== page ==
Here Iím using my Volstro rotary milling head to place a relief on the governor mount.  Occasionally I commit a really stupid mistake and this one was failing to lock the vertical movement of the quill before I began milling the relief around the governor mount.  The weight of the milling head drew the quill down and the result was gouging out too much material.  Iím not proud of these stupid errors, but maybe those watching who have done likewise wonít feel so bad, knowing that someone else does them too.  Iím thinking a little JD weld filling, sanding, and then painting will hide this error pretty well.



Next Iím drilling most of the holes required in the platform.  I figured I might do this now, while the piece is still square and can be held securely in the mill vice.



Lastly today, Iíve formed some of the straight reliefs.  Tomorrow will start the turntable work in milling out the center and profiling the curved front surface.  I could use the Volstro for this too I suspect, but thatís a sizable thickness of cast iron (over ĺ inch) and the turntable is probably a better choice regarding rigidity.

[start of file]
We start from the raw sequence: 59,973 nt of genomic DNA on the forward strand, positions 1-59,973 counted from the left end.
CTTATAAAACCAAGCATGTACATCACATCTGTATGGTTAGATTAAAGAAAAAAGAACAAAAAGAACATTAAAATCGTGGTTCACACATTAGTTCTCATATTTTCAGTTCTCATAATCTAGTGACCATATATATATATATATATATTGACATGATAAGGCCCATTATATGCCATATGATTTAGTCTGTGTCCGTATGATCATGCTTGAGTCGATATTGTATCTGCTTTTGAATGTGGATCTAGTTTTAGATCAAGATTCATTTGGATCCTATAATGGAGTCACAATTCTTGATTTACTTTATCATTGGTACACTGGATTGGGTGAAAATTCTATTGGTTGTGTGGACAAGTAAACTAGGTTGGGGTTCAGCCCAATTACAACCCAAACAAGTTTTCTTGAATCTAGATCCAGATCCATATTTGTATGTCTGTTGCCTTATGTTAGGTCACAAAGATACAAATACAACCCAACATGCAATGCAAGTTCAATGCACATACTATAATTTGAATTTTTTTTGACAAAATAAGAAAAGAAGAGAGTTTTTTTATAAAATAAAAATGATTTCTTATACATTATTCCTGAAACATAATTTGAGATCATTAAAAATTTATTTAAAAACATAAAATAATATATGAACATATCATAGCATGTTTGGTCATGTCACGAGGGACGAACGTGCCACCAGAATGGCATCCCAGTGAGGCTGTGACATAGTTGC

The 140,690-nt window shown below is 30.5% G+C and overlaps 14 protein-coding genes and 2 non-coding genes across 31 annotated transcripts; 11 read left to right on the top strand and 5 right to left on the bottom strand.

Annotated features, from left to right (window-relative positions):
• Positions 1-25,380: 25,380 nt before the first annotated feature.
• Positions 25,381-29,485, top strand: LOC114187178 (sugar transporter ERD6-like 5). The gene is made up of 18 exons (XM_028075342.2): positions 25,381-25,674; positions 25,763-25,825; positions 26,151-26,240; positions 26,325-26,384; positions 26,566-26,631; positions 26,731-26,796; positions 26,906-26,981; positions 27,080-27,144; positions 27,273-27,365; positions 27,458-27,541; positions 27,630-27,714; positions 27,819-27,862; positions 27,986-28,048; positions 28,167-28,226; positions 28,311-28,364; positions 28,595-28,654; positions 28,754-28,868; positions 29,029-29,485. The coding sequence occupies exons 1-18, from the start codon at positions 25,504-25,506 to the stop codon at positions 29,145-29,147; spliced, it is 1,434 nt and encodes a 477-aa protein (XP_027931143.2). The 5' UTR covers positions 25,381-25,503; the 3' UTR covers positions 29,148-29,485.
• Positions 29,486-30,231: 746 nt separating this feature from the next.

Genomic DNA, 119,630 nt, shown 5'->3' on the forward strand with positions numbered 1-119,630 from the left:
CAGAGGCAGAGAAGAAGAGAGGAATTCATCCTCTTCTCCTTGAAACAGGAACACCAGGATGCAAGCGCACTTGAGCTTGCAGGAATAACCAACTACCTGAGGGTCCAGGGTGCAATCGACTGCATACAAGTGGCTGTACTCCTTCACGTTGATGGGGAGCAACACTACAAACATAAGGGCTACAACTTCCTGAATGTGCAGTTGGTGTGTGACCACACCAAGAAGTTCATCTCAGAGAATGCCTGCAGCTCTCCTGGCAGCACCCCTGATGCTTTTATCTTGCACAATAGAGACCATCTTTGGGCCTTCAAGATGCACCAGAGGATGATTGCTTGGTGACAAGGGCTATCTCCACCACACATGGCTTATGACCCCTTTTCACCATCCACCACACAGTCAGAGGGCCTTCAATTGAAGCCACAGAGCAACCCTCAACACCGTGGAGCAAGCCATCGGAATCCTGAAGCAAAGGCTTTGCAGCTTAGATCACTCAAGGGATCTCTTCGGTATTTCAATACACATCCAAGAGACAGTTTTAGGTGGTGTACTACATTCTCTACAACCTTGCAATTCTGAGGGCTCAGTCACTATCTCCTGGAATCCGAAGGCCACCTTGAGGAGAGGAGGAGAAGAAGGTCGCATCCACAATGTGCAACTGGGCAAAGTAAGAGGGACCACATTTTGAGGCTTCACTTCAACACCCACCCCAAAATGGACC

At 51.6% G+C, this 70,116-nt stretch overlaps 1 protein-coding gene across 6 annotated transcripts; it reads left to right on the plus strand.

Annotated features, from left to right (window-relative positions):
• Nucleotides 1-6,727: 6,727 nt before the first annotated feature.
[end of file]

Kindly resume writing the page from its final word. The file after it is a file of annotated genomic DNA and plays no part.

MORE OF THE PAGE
Craig

Offline Admiral_dk

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Re: 3rd Generation Otto Langen
« Reply #21 on: August 19, 2020, 12:44:36 PM »
Quote
Iím not proud of these stupid errors, but maybe those watching who have done likewise wonít feel so bad, knowing that someone else does them too.

I wouldn't trust anyone that claims to never make mistakes - we all do from time to time ...!

Nice work and interesting project  :ThumbsUp:       :popcorn:

Offline Craig DeShong